They are the Anomansa Cluster Water System, which would provide potable water to more than 7,000 residents from 19 communities in the Mfantseman Municipality and Papase Cluster Water System, expected to benefit more than 48,000 people from 15 communities in the Awutu Senya West District.
The AF-SRWSP is a $45.7 million World Bank credit facility aimed at expanding access and ensuring sustainable water supply and sanitation services to rural and small town communities in eleven regions of the country.
Under the AF-SRWSP, nine community water systems, costing over GH¢73 million, have been added to the existing 17 in the Central Region to increase water coverage from 63 to 70 per cent.
More than 187,000 people from 146 communities in eight districts of the Region would benefit from the project, which started in 2017 and completed in March, 2020.
Speaking at separate ceremonies to commission the facilities, President Akufo-Addo said their completion was a manifestation of Government’s commitment to increasing water for all.
The Government would not relent in its efforts to achieve parity in water supply, he said.
The President was confident that the water systems would go a long way to help the country achieve the Sustainable Development Goal Six, which demanded that every household be provided with potable water supply and sanitation.
Additionally, Government had secured funding for the construction of two community water projects to increase access to potable water to 150 rural communities in the Ashanti, Eastern, Greater Accra, Oti and Volta regions, while contract had been awarded for the construction of 654 mechanised boreholes across the country.
President Akufo-Addo encouraged investors to take advantage of the regular supply of water in the beneficiary communities and leverage on government’s flagship programmes to establish small and medium enterprises to provide employment and ensure growth and development.
He admonished the people to maintain the water facilities, which had come at a significant expense to the taxpayer.
Mrs Cecilia Abena Dapaah, the Minister of Sanitation and Water Resources, noted that the facilities would not only ease the daily burden on women and children of having to search for water but would also help to retain many children, especially girls, in school.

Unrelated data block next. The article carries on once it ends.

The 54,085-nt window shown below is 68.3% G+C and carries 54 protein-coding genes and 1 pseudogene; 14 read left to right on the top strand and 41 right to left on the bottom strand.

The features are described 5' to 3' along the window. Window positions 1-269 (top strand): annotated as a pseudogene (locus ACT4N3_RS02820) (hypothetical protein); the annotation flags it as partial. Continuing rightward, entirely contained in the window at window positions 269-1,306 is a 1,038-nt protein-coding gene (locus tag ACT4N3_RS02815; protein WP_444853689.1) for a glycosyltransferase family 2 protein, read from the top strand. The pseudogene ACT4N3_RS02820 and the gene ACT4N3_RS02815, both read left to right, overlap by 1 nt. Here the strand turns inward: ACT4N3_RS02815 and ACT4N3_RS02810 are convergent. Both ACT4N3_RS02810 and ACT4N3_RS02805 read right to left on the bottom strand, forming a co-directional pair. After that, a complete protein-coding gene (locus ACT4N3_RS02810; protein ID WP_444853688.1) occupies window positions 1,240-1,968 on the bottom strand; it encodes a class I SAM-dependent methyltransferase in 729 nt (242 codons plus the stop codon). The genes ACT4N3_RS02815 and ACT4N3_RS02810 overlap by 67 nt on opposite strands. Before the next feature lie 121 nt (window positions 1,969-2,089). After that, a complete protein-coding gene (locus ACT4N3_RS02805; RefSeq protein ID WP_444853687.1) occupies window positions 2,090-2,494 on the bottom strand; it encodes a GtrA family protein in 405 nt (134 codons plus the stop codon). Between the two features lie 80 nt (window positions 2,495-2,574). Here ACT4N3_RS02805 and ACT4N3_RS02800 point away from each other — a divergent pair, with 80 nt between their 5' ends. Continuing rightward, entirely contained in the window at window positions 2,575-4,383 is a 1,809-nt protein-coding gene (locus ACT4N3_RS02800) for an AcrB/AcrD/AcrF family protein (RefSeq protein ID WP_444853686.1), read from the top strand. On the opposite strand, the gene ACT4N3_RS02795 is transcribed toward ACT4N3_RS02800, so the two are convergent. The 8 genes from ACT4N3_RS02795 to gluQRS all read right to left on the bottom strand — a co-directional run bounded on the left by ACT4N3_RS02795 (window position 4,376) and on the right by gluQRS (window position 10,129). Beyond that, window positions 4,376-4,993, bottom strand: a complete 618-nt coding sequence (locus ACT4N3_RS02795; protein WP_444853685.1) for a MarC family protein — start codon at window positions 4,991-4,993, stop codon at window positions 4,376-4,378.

Mr Pierre Frank Laporte, the World Bank Country Director, said the Bank had supported the Water and Sanitation sector with several projects over the years and that Water, Sanitation and Health (WASH) project was critical in this COVID-19 pandemic.
The facilities would greatly enhance hand washing and sanitation practices to defeat the pandemic.
He assured of the World Bank’s continued support to Ghana with long term sustainability of infrastructure provided for water, sanitation and hygiene to ensure provision of free potable water to its citizens.
Engineer Worlanyo Kwadjo Siabi, the Chief Executive Officer of the Community Water and Sanitation Agency (CWSA), explained that the AF-SRWSP was designed with focus on finding solutions to the many water quality challenges faced by rural communities.
He said the CWSA, therefore, collaborated with the Ghana Water Company Limited to pump excess water from its treatment centres to supply the beneficiary communities.
Over 565 kilometres of transmission and distribution pipes were laid, seven booster stations constructed with two of them being hybrid, nine water management offices, eleven tanks and 403 stand pipes were constructed in addition to 6,118 household latrines.
He said the CWSA had deployed its technical staff to the clusters to ensure proper management of the facilities to provide uninterrupted potable water supply.
To ensure increased access and availability to rural communities within the catchment areas, Mr Siabi said smart taps had been installed where people could access water through tokens.